Ethics approval and consent to participate

Individuals from the parent study, GRAPHS, will be directly contacted and asked to enroll in the current study. Participation will be confirmed through an informed consent process, which will be documented and consent can be revoked at any time. This study has received approval from the Institutional Review Board of Columbia University Medical Center and the Kintampo Heath Research Centre Institutional Ethics Committee. Additional approvals will be sought if there are unanticipated modifications to the protocol.

Competing interests

The authors declare that they do not have any competing interests.

Publisher’s Note

Springer Nature remains neutral with regard to jurisdictional claims in published maps and institutional affiliations.

Open AccessThis article is distributed under the terms of the Creative Commons Attribution 4.0 International License (http://creativecommons.org/licenses/by/4.0/), which permits unrestricted use, distribution, and reproduction in any medium, provided you give appropriate credit to the original author(s) and the source, provide a link to the Creative Commons license, and indicate if changes were made. The Creative Commons Public Domain Dedication waiver (http://creativecommons.org/publicdomain/zero/1.0/) applies to the data made available in this article, unless otherwise stated.

Authors’ Affiliations

(1)
Department of Environmental Health Sciences, Mailman School of Public Health, Columbia University, 722 W. 168th Street – 11th Floor, New York, NY 10032, USA
(2)
Kintampo Health Research Centre, Kintampo, Ghana

References

  1. Bonjour S, Adair-Rohani H, Wolf J, Bruce NG, Mehta S, Pruss-Ustun A, et al. Solid fuel use for household cooking: country and regional estimates for 1980-2010. Env Health Perspect. 2013;121:784–90.View ArticleGoogle Scholar
  2. Fullerton DG, Bruce N, Gordon SB. Indoor air pollution from biomass fuel smoke is a major health concern in the developing world. Trans R Soc Trop Med Hyg. 2008;102:843–51.View ArticlePubMedPubMed CentralGoogle Scholar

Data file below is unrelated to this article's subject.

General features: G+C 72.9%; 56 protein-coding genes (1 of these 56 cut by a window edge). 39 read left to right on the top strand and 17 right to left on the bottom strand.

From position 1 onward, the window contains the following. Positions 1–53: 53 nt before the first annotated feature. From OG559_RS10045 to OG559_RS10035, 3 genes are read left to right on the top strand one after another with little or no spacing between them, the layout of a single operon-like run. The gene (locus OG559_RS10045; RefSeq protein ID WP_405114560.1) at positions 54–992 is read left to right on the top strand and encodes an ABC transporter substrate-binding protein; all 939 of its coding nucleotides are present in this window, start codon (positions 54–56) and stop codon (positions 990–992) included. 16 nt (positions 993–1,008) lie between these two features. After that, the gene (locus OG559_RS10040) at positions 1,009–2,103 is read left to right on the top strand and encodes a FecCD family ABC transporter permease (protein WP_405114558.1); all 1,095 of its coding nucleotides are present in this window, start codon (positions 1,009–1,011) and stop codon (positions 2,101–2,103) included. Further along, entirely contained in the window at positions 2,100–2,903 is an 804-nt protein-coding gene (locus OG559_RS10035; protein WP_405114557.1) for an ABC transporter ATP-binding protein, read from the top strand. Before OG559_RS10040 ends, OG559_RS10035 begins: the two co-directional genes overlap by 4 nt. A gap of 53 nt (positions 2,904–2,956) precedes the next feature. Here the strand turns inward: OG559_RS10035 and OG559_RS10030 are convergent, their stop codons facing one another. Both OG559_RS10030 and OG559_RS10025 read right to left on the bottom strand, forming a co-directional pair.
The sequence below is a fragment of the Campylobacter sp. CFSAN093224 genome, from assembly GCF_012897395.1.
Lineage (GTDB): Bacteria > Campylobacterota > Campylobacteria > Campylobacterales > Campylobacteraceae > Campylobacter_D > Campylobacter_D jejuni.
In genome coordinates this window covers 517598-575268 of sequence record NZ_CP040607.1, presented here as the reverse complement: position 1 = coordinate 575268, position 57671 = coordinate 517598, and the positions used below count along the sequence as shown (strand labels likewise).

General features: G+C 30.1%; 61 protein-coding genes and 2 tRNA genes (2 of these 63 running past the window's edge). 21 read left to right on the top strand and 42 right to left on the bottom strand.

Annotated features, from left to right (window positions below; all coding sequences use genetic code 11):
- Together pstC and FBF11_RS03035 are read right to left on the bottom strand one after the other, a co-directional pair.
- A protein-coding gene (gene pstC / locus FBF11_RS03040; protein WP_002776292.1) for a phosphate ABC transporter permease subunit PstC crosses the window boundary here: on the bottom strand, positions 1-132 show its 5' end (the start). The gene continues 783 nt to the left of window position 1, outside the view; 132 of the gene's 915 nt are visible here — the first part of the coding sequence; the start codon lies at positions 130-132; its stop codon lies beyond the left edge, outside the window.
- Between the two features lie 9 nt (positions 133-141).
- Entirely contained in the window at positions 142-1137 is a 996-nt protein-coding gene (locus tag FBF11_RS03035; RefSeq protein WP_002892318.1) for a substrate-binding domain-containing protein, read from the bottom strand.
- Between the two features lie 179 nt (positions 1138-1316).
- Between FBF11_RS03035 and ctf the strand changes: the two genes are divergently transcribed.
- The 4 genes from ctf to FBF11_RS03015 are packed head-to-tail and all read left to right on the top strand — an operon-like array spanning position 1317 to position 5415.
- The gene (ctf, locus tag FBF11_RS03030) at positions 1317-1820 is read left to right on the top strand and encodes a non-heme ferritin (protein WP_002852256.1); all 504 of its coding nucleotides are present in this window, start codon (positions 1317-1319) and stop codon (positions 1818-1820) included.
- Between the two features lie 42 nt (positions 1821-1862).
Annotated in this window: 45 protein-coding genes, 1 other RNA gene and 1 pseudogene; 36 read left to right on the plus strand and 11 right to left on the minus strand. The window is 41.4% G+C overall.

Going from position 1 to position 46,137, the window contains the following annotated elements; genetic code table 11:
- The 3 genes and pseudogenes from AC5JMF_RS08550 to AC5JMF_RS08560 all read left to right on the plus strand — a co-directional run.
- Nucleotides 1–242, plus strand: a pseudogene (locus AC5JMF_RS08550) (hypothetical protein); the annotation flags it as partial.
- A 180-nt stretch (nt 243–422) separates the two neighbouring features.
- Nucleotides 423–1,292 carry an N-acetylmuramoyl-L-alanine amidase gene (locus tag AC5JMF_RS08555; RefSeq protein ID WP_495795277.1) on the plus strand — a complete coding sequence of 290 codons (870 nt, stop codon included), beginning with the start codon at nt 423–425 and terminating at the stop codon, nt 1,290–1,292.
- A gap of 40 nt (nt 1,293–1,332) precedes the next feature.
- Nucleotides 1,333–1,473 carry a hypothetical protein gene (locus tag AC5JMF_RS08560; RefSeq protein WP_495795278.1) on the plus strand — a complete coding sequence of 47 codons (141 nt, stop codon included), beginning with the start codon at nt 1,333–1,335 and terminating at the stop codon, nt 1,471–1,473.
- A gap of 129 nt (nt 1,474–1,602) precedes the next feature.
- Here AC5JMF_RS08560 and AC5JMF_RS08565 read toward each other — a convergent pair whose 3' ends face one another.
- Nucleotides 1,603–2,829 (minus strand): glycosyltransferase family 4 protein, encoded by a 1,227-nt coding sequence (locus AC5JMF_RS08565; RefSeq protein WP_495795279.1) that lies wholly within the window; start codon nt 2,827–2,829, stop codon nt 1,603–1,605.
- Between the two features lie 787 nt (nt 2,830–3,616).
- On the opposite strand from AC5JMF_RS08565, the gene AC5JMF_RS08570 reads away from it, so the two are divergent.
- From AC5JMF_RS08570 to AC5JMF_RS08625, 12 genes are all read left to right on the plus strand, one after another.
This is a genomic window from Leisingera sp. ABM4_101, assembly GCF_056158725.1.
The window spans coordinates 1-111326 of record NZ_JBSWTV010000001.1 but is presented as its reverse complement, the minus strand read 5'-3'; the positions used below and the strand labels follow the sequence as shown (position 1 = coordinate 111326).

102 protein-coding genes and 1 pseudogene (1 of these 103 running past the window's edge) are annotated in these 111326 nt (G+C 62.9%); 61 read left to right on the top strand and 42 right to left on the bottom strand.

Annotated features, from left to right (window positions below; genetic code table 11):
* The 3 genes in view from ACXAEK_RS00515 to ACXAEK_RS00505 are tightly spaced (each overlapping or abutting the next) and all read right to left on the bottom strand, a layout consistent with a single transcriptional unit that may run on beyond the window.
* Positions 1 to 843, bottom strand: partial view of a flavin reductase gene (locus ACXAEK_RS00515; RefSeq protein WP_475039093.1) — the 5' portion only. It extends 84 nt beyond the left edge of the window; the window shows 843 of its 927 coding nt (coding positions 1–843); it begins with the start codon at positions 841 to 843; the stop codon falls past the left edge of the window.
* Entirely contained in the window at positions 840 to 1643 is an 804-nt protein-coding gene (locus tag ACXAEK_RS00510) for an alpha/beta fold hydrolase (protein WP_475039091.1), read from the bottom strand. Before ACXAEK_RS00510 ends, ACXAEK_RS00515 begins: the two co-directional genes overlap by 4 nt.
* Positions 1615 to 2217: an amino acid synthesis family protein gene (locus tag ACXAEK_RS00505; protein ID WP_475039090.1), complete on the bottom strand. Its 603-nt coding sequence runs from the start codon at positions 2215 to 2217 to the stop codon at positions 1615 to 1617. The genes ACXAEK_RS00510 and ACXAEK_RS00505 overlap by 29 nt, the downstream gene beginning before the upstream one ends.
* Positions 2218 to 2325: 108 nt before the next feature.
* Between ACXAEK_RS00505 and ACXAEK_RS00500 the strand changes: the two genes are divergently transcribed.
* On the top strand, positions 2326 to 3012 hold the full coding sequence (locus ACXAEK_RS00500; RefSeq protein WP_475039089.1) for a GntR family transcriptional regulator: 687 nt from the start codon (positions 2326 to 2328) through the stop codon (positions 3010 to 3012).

3. Smith KR, Bruce N, Balakrishnan K, Adair-Rohani H, Balmes J, Chafe Z, et al. Millions dead: how do we know and what does it mean? Methods used in the comparative risk assessment of household air pollution. Annu Rev Public Health. 2014;35:185–206.View ArticlePubMedGoogle Scholar
  4. Streets DG, Bond TC, Carmichael GR, Fernandes SD, Fu Q, He D, et al. An inventory of gaseous and primary aerosol emissions in Asia in the year 2000. J Geophys Res Atmospheres. 2003;108(D21):n/a.View ArticleGoogle Scholar
  5. Gustafsson Ö, Kruså M, Zencak Z, Sheesley RJ, Granat L, Engström E, et al. Brown clouds over South Asia: biomass or fossil fuel combustion? Science. 2009;323(5913):495.View ArticlePubMedGoogle Scholar
  6. Christian TJ. Trace gas and particle emissions from domestic and industrial biofuel use and garbage burning in Central Mexico. Atmospheric Chem Phys. 2010;10(2):565–84.View ArticleGoogle Scholar
  7. Lim SS, Vos T, Flaxman AD, Danaei G, Shibuya K, Adair-Rohani H, et al. A comparative risk assessment of burden of disease and injury attributable to 67 risk factors and risk factor clusters in 21 regions, 1990–2010: a systematic analysis for the global burden of disease study 2010. Lancet. 2013;380:2224–60.View ArticleGoogle Scholar